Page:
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Eating with a Purpose in Mind

In the United States, you strive to do more with less, get the most bang for your buck. You may search out products and places that are multi-functional or duel performers. Consider multi-purpose products, such as cellular telephones, that also work as day timers, alarms and cameras or face creams that not only moisturize but also exfoliate the skin while nourishing it with vitamins. These days, it’s preferable for many to save time by doing all the shopping at ONE ‘superstore,’ that sells food, clothes, prescriptions and cosmetics.

If you demand multi-purpose stores and products…why don’t you expect the same from the foods you eat? Doesn’t it make sense to choose foods that nourish your body AND perform other functions at the same time? Yes, it does!

“A purposeful diet is one that includes foods that are true multitaskers. Such foods may aid in weight management, help prevent chronic disease, control inflammation, strengthen your immune system, nourish you with energy AND/OR offer mental health benefits.”

Nearly 2/3 of Americans are obese, relying heavily of filling, tasty foods that offer energy but little else. Heart disease, diabetes and cancer are on the rise. Whole foods trump vitamin supplements. You cannot bottle flavonoids (substances responsible for the color of produce) that enhance immunity while giving foods like grapes and cabbage a purple hue. For better health, eat fresh foods (in season) available from your local farmer’s markets. Explore the wide variety of healthy foods at many major supermarkets that at one time were only available only at health food stores. What do you have to lose…compared to what you can gain?? Make one substitution per day. Get the most ‘bang for your buck’ with these easy swaps:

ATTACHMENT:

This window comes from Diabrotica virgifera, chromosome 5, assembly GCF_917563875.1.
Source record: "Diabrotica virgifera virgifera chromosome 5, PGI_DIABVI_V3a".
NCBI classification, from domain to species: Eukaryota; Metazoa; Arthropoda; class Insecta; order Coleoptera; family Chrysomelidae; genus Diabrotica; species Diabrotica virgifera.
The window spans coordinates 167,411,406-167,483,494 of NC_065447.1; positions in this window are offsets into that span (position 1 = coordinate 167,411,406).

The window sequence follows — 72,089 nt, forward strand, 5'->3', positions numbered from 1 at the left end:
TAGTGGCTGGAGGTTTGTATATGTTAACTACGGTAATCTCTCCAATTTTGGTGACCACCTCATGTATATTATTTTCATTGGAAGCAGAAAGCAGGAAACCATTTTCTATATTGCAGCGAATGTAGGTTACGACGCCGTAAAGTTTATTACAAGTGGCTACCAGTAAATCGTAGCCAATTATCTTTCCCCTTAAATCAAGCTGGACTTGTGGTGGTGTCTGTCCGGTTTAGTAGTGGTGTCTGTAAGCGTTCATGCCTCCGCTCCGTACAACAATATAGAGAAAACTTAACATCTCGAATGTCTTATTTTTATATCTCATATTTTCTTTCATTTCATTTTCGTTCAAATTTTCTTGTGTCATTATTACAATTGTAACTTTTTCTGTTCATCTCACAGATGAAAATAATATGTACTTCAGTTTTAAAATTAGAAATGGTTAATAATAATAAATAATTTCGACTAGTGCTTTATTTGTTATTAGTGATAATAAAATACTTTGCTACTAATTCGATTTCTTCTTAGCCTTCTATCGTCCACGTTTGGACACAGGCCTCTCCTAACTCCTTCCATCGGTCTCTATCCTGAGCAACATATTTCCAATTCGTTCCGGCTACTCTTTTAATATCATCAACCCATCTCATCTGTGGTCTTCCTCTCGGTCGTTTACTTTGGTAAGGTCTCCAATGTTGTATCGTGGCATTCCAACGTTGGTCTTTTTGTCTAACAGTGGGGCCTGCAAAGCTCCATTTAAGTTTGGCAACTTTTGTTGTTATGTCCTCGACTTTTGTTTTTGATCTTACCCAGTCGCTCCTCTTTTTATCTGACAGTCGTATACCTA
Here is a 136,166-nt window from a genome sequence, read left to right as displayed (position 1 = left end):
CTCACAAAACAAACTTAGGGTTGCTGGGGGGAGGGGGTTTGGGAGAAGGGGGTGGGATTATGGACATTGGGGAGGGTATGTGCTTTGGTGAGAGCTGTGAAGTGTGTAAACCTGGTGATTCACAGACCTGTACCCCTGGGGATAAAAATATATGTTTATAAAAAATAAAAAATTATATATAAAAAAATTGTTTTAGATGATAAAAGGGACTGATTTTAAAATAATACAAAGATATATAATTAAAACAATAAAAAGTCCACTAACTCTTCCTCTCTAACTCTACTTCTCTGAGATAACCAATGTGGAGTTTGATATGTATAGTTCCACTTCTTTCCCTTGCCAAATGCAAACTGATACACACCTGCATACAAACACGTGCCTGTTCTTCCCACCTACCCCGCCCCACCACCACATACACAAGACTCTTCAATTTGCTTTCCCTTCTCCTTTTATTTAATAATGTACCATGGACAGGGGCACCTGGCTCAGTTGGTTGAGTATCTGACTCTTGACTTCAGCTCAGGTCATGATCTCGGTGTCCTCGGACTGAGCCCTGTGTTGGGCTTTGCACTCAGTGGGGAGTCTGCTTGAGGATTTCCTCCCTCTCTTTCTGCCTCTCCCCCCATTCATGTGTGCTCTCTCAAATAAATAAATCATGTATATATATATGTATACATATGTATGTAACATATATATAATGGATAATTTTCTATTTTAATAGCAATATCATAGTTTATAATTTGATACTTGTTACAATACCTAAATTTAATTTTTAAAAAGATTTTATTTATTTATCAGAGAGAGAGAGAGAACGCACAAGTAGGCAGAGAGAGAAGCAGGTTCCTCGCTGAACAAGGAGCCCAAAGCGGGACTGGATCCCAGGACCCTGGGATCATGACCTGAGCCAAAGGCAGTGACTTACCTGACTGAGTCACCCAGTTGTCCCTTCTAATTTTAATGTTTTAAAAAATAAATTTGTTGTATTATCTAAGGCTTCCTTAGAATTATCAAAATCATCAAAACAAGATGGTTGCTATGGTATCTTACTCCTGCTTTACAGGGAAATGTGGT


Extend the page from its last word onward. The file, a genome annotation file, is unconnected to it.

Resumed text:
Instead of:

A handful of jellybeans » handful of dried apricots

Strawberry milkshake » a fruit smoothie made with non-fat soymilk, frozen, unsweetened fruit and a splash of orange juice

A shmear of mayonnaise » ⅛ mashed avocado

White pasta » cooked pearled barley or quick-cooking brown rice

Other multipurpose foods include apples, grapes, oranges and kiwi fruits, walnuts, almonds and peanuts, fresh spinach, broccoli, onions, garlic and sweet potatoes, fresh fish (tuna, mackerel, halibut, salmon), seeds (pumpkin, sunflower, sesame) and legumes (lentils and beans) are just some of the foods that meet the criteria for being multi-purpose. In addition to energy, they provide vitamins, minerals, dietary fiber and other compounds, such as antioxidants. These compounds promote optimal health and help fight disease. Herbs and spices such as cinnamon, tumeric, parsley and basil contain these compounds as well.

Strive to consciously choose foods that provide much more than energy or calories. Every day, aim to eat 2 cups, or the equivalent, of fruits and 2.5 cups of vegetables, and shoot for maximum variety. In addition, include soy or non-fat milk or yogurt products, a variety of whole grains, such as buckwheat, quinoa, barley and oats, lean protein foods, such as fish, legumes and poultry and unsaturated fats. “Healthier” fats come from foods such as olive and canola oil, nuts and seeds and avocados.

Pear: A Lucious Fall Fruit

In case you missed the chill in the air, the abundance of seasonal autumn produce – crisp apples, colorful squash, and pears should tell you that winter is just around the corner. Why pears? Why now? They are a truly versatile, luscious, flavorful and healthful fall fruit. Most North American pears are grown in Oregon and Washington. Though you can find some variety from August through May as some type is harvested year-round, true ‘pear season‘ begins in September/October. That is when they are most abundantly available, less expensive and flavorful. In case there is any doubt – just look at the range of skin colors among pear varieties. They match the gorgeous hues of the fall leaves: gold, russet, mauve, pale green, ginger, crimson and more.

Pear Varieties